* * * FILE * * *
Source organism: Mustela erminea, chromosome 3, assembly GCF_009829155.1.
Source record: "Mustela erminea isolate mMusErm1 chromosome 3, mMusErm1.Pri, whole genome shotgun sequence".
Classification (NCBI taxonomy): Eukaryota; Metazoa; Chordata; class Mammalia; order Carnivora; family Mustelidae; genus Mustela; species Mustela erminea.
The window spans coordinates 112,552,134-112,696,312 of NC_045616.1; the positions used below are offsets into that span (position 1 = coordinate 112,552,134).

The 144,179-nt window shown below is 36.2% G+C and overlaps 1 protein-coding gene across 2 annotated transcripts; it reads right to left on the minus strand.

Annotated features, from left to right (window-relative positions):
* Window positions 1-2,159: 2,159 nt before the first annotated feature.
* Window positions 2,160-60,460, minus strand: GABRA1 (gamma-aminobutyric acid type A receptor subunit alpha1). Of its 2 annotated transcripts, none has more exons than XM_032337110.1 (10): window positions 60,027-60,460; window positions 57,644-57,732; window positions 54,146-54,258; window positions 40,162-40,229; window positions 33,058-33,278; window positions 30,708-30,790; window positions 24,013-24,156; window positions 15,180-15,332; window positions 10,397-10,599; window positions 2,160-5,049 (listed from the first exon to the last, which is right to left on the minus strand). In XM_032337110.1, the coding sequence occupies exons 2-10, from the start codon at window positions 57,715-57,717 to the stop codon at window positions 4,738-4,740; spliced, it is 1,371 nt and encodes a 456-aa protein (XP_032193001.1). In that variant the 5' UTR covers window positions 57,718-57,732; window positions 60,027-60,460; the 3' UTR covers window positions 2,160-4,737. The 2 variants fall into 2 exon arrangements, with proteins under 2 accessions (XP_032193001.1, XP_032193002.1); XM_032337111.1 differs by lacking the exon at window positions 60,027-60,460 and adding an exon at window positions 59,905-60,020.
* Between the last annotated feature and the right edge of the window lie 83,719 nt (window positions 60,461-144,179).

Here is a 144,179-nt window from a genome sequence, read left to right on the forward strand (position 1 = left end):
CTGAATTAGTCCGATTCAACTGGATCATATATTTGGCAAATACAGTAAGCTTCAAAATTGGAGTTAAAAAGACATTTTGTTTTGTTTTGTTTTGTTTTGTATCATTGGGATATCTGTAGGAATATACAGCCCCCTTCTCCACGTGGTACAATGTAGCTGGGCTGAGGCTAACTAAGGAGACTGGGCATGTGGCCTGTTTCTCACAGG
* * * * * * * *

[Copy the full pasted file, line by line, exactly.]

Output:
Source organism: Mustela erminea, chromosome 3, assembly GCF_009829155.1.
Source record: "Mustela erminea isolate mMusErm1 chromosome 3, mMusErm1.Pri, whole genome shotgun sequence".
Classification (NCBI taxonomy): Eukaryota; Metazoa; Chordata; class Mammalia; order Carnivora; family Mustelidae; genus Mustela; species Mustela erminea.
The window spans coordinates 112,552,134-112,696,312 of NC_045616.1; the positions used below are offsets into that span (position 1 = coordinate 112,552,134).

The 144,179-nt window shown below is 36.2% G+C and overlaps 1 protein-coding gene across 2 annotated transcripts; it reads right to left on the minus strand.

Annotated features, from left to right (window-relative positions):
* Window positions 1-2,159: 2,159 nt before the first annotated feature.
* Window positions 2,160-60,460, minus strand: GABRA1 (gamma-aminobutyric acid type A receptor subunit alpha1). Of its 2 annotated transcripts, none has more exons than XM_032337110.1 (10): window positions 60,027-60,460; window positions 57,644-57,732; window positions 54,146-54,258; window positions 40,162-40,229; window positions 33,058-33,278; window positions 30,708-30,790; window positions 24,013-24,156; window positions 15,180-15,332; window positions 10,397-10,599; window positions 2,160-5,049 (listed from the first exon to the last, which is right to left on the minus strand). In XM_032337110.1, the coding sequence occupies exons 2-10, from the start codon at window positions 57,715-57,717 to the stop codon at window positions 4,738-4,740; spliced, it is 1,371 nt and encodes a 456-aa protein (XP_032193001.1). In that variant the 5' UTR covers window positions 57,718-57,732; window positions 60,027-60,460; the 3' UTR covers window positions 2,160-4,737. The 2 variants fall into 2 exon arrangements, with proteins under 2 accessions (XP_032193001.1, XP_032193002.1); XM_032337111.1 differs by lacking the exon at window positions 60,027-60,460 and adding an exon at window positions 59,905-60,020.
* Between the last annotated feature and the right edge of the window lie 83,719 nt (window positions 60,461-144,179).

Here is a 144,179-nt window from a genome sequence, read left to right on the forward strand (position 1 = left end):
CTGAATTAGTCCGATTCAACTGGATCATATATTTGGCAAATACAGTAAGCTTCAAAATTGGAGTTAAAAAGACATTTTGTTTTGTTTTGTTTTGTTTTGTATCATTGGGATATCTGTAGGAATATACAGCCCCCTTCTCCACGTGGTACAATGTAGCTGGGCTGAGGCTAACTAAGGAGACTGGGCATGTGGCCTGTTTCTCACAGG